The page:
How to Properly Season a Dutch Oven
Dutch ovens are fixtures in hunting and fishing camps from the deer woods of Dixie to Utah’s high desert plains....
Dutch ovens are fixtures in hunting and fishing camps from the deer woods of Dixie to Utah’s high desert plains. It’s easy to understand why: They can be hung over an open fire, buried in a pit of coals, perched atop a gas grill or an electric range or a tobacco burner. In the same pot, you can fry fish, cook bacon, bake biscuits, and turn out the best apple fritters in the world. And nothing surpasses a Dutch oven for game cooking. The secret is in the famous black patina. Cast iron is rough and porous and will rust quickly, but seasoning gives it a rustproof, nonstick coating that enhances flavor and only works better the more you use the pot. –T. EDWARD NICKENS
 GET PREPPED Preheat a kitchen oven to 450 degrees. Wash the Dutch oven with soapy, hot water, and rinse well.
 DRIVE THE WATER OUT Put it in the oven for 10 minutes. Remove the pot and let it cool. Turn the oven down to 300 degrees.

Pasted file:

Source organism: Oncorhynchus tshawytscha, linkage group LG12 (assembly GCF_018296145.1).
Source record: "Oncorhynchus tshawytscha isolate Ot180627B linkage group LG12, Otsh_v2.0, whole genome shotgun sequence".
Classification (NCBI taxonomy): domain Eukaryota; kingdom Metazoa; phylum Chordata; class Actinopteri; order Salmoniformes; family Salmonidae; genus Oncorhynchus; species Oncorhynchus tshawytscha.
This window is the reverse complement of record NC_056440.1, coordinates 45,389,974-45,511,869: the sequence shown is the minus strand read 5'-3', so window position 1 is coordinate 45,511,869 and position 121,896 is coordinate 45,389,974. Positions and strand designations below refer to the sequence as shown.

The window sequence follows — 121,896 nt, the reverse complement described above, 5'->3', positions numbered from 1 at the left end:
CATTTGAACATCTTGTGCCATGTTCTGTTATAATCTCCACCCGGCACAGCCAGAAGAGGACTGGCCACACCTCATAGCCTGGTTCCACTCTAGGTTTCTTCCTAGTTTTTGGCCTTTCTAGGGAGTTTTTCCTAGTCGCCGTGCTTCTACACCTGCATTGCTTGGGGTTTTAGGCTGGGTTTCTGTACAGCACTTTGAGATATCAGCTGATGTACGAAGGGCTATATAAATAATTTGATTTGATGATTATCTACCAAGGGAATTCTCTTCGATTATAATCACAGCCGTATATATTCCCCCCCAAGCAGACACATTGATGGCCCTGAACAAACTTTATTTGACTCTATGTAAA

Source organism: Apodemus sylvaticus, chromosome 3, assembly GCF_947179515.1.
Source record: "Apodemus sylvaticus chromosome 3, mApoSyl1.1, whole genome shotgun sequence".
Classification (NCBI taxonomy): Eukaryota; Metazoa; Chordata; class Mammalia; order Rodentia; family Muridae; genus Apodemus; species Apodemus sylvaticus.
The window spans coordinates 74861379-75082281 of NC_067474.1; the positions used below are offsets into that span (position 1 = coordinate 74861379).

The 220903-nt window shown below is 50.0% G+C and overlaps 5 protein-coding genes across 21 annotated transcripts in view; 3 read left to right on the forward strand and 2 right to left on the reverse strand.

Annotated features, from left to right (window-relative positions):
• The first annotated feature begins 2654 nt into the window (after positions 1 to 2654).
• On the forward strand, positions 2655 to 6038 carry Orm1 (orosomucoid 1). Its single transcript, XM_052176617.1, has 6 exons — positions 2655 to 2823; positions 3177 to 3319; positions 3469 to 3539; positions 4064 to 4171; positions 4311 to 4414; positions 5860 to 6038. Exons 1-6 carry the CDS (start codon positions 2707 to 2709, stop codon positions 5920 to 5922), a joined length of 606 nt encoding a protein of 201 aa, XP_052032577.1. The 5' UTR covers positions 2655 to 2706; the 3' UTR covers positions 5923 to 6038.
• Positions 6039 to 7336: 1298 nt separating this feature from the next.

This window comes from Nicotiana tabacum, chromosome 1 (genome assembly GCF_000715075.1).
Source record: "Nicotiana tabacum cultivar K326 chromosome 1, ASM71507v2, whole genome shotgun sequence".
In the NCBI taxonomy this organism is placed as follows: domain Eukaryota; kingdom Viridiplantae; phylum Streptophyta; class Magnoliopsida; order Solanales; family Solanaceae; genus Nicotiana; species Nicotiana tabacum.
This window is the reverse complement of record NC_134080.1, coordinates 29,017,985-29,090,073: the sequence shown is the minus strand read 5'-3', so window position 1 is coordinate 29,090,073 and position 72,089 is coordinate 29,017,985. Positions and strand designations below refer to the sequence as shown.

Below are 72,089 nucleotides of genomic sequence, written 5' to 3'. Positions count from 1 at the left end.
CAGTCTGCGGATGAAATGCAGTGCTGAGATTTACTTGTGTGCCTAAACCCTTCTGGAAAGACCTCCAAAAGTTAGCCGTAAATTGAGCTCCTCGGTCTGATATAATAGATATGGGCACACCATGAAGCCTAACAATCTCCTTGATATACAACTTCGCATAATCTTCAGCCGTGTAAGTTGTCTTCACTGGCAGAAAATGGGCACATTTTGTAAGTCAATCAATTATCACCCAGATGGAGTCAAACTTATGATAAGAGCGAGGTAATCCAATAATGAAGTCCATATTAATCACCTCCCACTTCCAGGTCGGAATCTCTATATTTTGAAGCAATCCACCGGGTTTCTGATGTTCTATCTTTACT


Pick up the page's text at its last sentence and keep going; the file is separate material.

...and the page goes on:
BAKE THE FINISH ON Now grease the entire pot inside and out, including all lids and handles, with a light coating of Crisco. Place it back in the oven for an hour. Crack a few kitchen windows and turn all smoke detectors off. It’s going to smoke and smell like burned metal. Don’t worry.
 ADD THE FINISHING TOUCH After the pot has cooled down, wipe away any excess grease. Store it with a paper towel inside to soak up any additional moisture. A newly seasoned Dutch oven will sport a shiny caramel color that turns black with use.
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